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Email is not going to disappear. Possibly ever. Until the robots kill us all.Paul Buchheit
Have you ever accidentally sent an email to the wrong recipient? Forget to proofread an email before clicking send? Have an email that doesn’t reach your target?
Communication is one of the most important skills of effective business management…and like it or not (and many do not!), today’s business communication is centered around email. We use email to seek employment, collaborate with colleagues, and communicate with our employees…so it is important that we have strategies to assure that your emails get YOUR point across. Here are some simple tips to help you step up your email game:
Taboo #1: Choose your format wisely. Sending a document through email? Be sure to give some thought to who is receiving the attachment…and what you want them to do (or not do) with it. Recently, I was reviewing applications for an open position within my organization. I opened one of the resumes (which was sent in Microsoft Word format), and noticed that the applicant had forgotten to remove some of their internal comments (that had been added in the proofreading process, I assume). So, there it was…a comment to remind the applicant to “change recipient” in the margins. Innocent mistake…but doesn’t really provide the “I am a detail-oriented person” impression that was intended. Did I mention that this was a technology position? Needless to say, they didn’t get the job. Enter the PDF.
- Tip: If you have a document that you want someone to see…exactly the same way you see it…convert the file (i.e., Save As or Export) to a PDF. A PDF (Portable Document Format) is a document designed to be viewed similarly across all platforms. Therefore, whether the recipient is viewing the file on their computer, tablet, phone, or watch…the document should look the way you wanted it to.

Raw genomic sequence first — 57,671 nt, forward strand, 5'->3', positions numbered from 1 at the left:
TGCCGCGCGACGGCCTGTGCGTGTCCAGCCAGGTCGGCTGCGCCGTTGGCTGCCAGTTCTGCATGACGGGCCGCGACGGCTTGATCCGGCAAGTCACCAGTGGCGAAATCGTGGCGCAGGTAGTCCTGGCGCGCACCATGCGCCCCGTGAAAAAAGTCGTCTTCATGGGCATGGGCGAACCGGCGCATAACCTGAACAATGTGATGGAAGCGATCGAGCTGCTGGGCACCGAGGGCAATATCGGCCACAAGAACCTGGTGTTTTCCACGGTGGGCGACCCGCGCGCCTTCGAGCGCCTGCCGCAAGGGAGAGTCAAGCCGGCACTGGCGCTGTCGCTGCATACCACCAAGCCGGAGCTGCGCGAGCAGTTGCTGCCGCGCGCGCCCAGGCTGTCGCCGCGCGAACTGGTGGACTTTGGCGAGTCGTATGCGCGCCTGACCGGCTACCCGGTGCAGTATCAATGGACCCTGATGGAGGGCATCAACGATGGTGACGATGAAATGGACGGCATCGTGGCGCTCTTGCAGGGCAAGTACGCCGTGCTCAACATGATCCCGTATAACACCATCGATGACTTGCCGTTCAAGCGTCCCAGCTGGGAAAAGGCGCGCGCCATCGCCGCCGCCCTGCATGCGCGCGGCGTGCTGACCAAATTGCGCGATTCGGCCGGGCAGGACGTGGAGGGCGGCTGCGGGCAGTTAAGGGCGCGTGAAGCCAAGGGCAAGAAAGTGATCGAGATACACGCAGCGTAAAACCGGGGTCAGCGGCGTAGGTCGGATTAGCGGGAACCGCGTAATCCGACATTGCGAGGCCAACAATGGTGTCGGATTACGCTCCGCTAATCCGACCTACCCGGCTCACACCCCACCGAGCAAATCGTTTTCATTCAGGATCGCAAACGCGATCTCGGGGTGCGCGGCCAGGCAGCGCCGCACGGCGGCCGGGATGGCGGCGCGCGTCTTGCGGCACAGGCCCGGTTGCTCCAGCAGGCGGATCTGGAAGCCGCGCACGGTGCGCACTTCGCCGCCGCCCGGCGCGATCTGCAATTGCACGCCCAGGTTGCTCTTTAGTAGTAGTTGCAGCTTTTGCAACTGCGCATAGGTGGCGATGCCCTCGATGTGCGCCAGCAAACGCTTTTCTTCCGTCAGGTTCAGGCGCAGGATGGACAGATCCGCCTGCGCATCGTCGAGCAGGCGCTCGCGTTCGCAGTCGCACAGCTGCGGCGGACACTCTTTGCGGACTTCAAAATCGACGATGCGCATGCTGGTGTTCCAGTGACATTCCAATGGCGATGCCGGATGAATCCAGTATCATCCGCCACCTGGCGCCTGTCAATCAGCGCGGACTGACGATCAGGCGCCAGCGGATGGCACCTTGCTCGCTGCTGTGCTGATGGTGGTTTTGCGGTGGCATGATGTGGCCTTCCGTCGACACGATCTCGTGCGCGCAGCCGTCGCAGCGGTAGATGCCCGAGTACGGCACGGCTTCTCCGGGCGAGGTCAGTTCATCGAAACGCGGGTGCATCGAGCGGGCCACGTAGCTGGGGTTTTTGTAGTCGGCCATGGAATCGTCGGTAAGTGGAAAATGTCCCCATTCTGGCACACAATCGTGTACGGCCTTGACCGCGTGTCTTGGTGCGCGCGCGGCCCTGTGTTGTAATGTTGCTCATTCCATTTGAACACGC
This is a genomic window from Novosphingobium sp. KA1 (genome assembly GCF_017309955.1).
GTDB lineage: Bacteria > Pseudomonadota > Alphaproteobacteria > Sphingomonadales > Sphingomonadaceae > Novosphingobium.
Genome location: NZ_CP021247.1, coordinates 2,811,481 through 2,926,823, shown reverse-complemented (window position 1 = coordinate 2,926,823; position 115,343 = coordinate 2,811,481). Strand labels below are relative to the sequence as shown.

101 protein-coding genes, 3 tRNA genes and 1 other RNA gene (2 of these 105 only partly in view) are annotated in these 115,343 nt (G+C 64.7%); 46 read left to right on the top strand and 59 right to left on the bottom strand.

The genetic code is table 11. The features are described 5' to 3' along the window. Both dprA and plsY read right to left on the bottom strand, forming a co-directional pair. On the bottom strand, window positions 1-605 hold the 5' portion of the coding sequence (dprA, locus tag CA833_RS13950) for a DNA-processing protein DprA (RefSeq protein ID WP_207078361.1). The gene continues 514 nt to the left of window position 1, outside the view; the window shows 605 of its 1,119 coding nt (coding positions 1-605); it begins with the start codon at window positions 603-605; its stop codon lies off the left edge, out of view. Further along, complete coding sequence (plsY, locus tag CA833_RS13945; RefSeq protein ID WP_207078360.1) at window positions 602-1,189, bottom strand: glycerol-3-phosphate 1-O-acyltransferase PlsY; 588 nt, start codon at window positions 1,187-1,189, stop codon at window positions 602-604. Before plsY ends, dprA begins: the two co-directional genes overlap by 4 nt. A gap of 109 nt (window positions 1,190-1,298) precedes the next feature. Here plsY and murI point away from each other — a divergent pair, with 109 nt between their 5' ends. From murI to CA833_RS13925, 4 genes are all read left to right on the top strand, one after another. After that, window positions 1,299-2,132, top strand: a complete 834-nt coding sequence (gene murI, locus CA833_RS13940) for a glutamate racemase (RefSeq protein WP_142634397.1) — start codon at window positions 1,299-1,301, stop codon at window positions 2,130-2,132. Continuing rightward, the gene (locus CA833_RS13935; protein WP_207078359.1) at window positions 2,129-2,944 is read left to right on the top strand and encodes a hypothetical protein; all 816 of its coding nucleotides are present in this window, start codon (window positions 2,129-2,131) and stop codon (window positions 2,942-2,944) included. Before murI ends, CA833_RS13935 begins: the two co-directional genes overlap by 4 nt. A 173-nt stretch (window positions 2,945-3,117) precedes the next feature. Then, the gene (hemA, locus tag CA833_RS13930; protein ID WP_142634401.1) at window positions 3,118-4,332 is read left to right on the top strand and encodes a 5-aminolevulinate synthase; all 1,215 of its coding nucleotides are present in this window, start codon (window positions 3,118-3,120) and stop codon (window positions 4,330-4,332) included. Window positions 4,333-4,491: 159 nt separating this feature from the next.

Note: If you are sending an attachment that you are hoping someone can edit…PDF may not be the way to go.
Taboo #2: No take-backs! We have all done it…and have been embarrassed by it. You compose an email to a colleague, and before you finish the email, you inadvertently click send. You gasp, you cringe, and then have to take the “click of shame” by following up your email with an apology and correction. Again…innocent mistake, but it doesn’t scream professionalism to your recipient (especially if your incomplete email wasn’t proofread).
- Tip: Wait to address your email until AFTER you write it! If you are anything like me, it is just natural to start a new email by adding the recipients to the address line. But, by doing this…you are opening yourself up to the possibility of a premature send. Leave the address off until you have finalized and fully vetted your message, to assure that your message is the message YOU wanted to send.
Note: If you happen to be working on multiple emails at one time, and use the addresses to remind you what you are working on…put the addresses/names in the body of the text as a reminder. Then, move them up to the address bar when you are happy with your message!
Taboo #3: Don’t feed the filter… A spam/junk filter can be an emailer’s best friend if it keeps junk out of view…or our worst enemy if it mistakenly catches important messages. Although there are a number of factors that spam filters use to determine what you should and should not see in your inbox, one of those factors is the presence or type of attachment in the email. So, you might be sending important information to your colleague, but their spam filter thinks that you are spreading viruses and quarantine your message.
- Tip: Although there are a number of strategies that you can use to limit the number of attachments that you send in your emails (e.g., utilizing online document storage/sharing), my tip is to pay attention to other attachments that you might have forgotten that you have in your messages. Do you have an image in your signature? Maybe an image of your written signature, an image of your company logo, or even an image urging your recipients to save paper by not printing your message? Well…those are images, and therefore additional attachments to your messages. The presence of one of these is not likely to result in your message being quarantined….but what happens when you are in an email back-and-forth with a colleague? Each time you reply…to a reply…to a reply, your signature image is being duplicated. Not only is it increasing the likelihood that a spam filter may inadvertently catch your message…but your are increasing the size of the email hitting your recipient’s inbox. So, use them wisely…or not at all.
Note: Some email clients are set to not download images, so if you do use an image in your signature line, be sure that this isn’t the only place that your recipient can obtain important information (e.g., name, phone number), as they may not see it!
Give these tips a shot, and hopefully your emails are able to communicate YOUR message effectively!
By Brian H. Jackson, PhD, Associate Professor, Pacific University, Oregon